The annual St Andrews Charity Fashion is one of the University of St Andrews’ most coveted events. Founded in 1992, the fashion show is extremely well established on both the UK as well as the International fashion scene. The event was certainly not what one might have first thought of when envisioning a student-run fashion show, not what I had pictured in my head at least. The show was not only polished and well thought out, but what I really found most impressive was the fashion.
FS is the most successful student-run runway show in the UK and this year, like the ones before it, it was no amateur-hour production. In the past, the show has also been sponsored by big players in the international fashion industry like Fendi. One of the most alluring parts of this event is how it seamlessly marries established brands and up-and-coming designers.
In 2011, FS established the Young Designer Award, which most centrally values finding young designers whose collections are sustainable in either materials, minimizing waste, in design techniques or all of the above. The way that the competition works is that any young designer can apply through the FS website, five designers are chosen to design and present collections to a panel of fashion industry professionals, then the three top designers have their collections featured in the show.
Having seen familiar names such as Paul Smith and Ted Baker flash across the screen, I simply assumed that all of the collections being shown were by already-famous designers. So, when I found out that some of my absolute favourite clothes from the night were made my young, unestablished designers, I was absolutely awestruck. Bethany Hilton’s collection featured royal blue, mauve and black coloured coats, trousers and skirts, making the models look like powerful business women and fashion icons. Contrastingly, Pauline Noel’s collection made the models look pretty in pink, literally. While Hilton’s designs saw the models looking powerful and fierce whilst strutting their stuff, Noel’s beautifully delicate and airy designs saw the models practically floating down the catwalk.
Michelle McAuley, the winner of the YDA, presented a collection worthy of being shown at Fashion Week itself. Her designs were bold, editorial, experimental and though they might not have been functional off of the runway, they were incredibly emotive and effective on it. McAuley was clearly the boldest of the three young designers featured, having layered both textures, colours and styles, but all of the young women’s collections more than fit in with the already-established brands being shown–a true testament to their skills.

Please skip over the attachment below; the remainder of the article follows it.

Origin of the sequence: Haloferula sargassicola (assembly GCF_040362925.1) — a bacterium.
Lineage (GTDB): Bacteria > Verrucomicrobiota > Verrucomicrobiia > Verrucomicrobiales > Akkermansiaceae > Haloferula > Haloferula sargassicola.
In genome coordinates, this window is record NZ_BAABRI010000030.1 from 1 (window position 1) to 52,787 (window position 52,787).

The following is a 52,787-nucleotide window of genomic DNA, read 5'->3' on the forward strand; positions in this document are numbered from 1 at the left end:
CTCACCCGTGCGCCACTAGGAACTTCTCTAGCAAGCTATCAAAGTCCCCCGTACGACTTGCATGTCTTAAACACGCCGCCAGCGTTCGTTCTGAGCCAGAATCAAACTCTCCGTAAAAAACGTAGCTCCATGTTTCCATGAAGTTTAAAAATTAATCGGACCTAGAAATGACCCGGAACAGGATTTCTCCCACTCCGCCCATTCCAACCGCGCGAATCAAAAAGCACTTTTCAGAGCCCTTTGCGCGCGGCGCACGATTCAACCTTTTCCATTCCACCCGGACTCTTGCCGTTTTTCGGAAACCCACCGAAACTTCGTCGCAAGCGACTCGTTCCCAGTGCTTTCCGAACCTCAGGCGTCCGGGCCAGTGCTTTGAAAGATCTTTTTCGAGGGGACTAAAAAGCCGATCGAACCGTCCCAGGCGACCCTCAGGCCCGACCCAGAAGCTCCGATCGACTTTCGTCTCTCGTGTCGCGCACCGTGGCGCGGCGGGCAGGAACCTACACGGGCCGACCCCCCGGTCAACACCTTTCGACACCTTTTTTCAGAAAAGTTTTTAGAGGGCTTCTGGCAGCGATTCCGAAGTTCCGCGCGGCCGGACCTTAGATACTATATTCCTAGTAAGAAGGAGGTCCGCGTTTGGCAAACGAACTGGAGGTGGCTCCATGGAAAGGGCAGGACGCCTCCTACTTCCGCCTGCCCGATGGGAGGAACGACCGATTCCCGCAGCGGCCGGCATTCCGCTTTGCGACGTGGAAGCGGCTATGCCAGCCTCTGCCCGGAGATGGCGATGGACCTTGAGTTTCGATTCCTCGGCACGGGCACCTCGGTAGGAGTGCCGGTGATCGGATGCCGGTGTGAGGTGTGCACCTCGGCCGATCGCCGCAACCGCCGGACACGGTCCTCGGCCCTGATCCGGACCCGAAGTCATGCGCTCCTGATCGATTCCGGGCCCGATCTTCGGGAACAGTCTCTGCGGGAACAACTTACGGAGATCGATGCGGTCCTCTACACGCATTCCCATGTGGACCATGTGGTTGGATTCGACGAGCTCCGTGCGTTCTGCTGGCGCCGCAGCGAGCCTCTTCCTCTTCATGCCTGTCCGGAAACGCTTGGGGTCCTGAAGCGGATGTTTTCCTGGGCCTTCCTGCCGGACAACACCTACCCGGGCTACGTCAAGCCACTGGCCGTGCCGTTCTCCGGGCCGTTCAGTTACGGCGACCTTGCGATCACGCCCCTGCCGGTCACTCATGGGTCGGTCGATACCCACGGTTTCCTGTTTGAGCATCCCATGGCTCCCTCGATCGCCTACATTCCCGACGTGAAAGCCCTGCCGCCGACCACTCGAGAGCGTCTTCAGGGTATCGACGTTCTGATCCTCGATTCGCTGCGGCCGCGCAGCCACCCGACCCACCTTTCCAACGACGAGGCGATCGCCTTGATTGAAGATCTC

Not only were there incredible clothes shown at the Fashion Show on Saturday, but the event is also, most importantly, a charity event. To the FS team, “Charity is our paramount purpose, our quintessence. We work with local, UK charities because we hope to go beyond a one-time donation: we believe it is our duty to give back to the community that has unfailingly supported FS for a quarter century”. Thanks to generous sponsors each year, FS is able to donate all of the proceeds from the event to the charity of their choosing.
This year, FS partnered with SocialBite, an ambitious Scottish charity dedicated to ending homelessness in the country, and raising awareness for the struggles so many people go through. The FS team continues to push the limits of what is achievable by a group of students. To date, they have donated in excess of £550,000 to various charitable organizations across the country.
Everything about the fashion show was unique and exciting as well as impressive when it comes to its efforts of bettering the word and the environment. That is why I feel I have to point out that the after party was actually a bit of a disappointment. While the main event was unlike any other event at the University, the after party was quite the opposite. Perhaps it was because I did not feel that the event was worth £35 or because of how impressive I found the main event to be, but regardless it certainly didn’t ruin an otherwise fantastic night.
Overall, there is something to be said about an event that has remained one of, if not, the most anticipated event on the St Andrews calendar for over a quarter of a century. My hat goes off to the team of dedicated students who make it possible for the event to continue each year. If my only criticism is that the after party could have been a bit more unique, it is certainly more a testament to the grandeur and success of the main event rather than a critique of the team or the show itself. I loved seeing our small sea-side town connected to the global fashion seen, and I can’t wait to see that relationship continue to flourish in the future.